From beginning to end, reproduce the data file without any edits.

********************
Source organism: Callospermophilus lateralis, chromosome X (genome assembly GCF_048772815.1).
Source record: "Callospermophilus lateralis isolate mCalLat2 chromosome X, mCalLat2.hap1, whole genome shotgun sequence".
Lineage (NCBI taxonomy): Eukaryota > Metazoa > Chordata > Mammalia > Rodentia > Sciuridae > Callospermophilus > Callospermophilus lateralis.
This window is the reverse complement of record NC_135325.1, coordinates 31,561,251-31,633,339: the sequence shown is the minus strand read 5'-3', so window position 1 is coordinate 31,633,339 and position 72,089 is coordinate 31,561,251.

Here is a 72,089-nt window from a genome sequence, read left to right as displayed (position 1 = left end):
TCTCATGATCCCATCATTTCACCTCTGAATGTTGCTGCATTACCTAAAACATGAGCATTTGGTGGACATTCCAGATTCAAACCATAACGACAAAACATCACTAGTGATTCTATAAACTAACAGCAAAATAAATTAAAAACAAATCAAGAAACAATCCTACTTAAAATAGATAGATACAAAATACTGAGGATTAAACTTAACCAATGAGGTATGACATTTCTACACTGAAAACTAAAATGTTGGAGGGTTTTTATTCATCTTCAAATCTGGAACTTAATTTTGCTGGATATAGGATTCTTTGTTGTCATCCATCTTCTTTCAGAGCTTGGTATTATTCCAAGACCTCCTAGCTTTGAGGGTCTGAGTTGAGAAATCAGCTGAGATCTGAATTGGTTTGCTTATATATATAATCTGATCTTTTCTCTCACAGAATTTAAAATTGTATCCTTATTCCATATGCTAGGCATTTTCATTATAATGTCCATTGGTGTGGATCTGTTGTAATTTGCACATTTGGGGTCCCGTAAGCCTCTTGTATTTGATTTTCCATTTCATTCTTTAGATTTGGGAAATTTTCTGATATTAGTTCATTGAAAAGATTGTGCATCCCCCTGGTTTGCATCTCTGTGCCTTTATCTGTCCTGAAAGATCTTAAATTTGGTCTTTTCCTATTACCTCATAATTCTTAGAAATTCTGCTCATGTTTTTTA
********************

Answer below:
Source organism: Callospermophilus lateralis, chromosome X (genome assembly GCF_048772815.1).
Source record: "Callospermophilus lateralis isolate mCalLat2 chromosome X, mCalLat2.hap1, whole genome shotgun sequence".
Lineage (NCBI taxonomy): Eukaryota > Metazoa > Chordata > Mammalia > Rodentia > Sciuridae > Callospermophilus > Callospermophilus lateralis.
This window is the reverse complement of record NC_135325.1, coordinates 31,561,251-31,633,339: the sequence shown is the minus strand read 5'-3', so window position 1 is coordinate 31,633,339 and position 72,089 is coordinate 31,561,251.

Here is a 72,089-nt window from a genome sequence, read left to right as displayed (position 1 = left end):
TCTCATGATCCCATCATTTCACCTCTGAATGTTGCTGCATTACCTAAAACATGAGCATTTGGTGGACATTCCAGATTCAAACCATAACGACAAAACATCACTAGTGATTCTATAAACTAACAGCAAAATAAATTAAAAACAAATCAAGAAACAATCCTACTTAAAATAGATAGATACAAAATACTGAGGATTAAACTTAACCAATGAGGTATGACATTTCTACACTGAAAACTAAAATGTTGGAGGGTTTTTATTCATCTTCAAATCTGGAACTTAATTTTGCTGGATATAGGATTCTTTGTTGTCATCCATCTTCTTTCAGAGCTTGGTATTATTCCAAGACCTCCTAGCTTTGAGGGTCTGAGTTGAGAAATCAGCTGAGATCTGAATTGGTTTGCTTATATATATAATCTGATCTTTTCTCTCACAGAATTTAAAATTGTATCCTTATTCCATATGCTAGGCATTTTCATTATAATGTCCATTGGTGTGGATCTGTTGTAATTTGCACATTTGGGGTCCCGTAAGCCTCTTGTATTTGATTTTCCATTTCATTCTTTAGATTTGGGAAATTTTCTGATATTAGTTCATTGAAAAGATTGTGCATCCCCCTGGTTTGCATCTCTGTGCCTTTATCTGTCCTGAAAGATCTTAAATTTGGTCTTTTCCTATTACCTCATAATTCTTAGAAATTCTGCTCATGTTTTTTA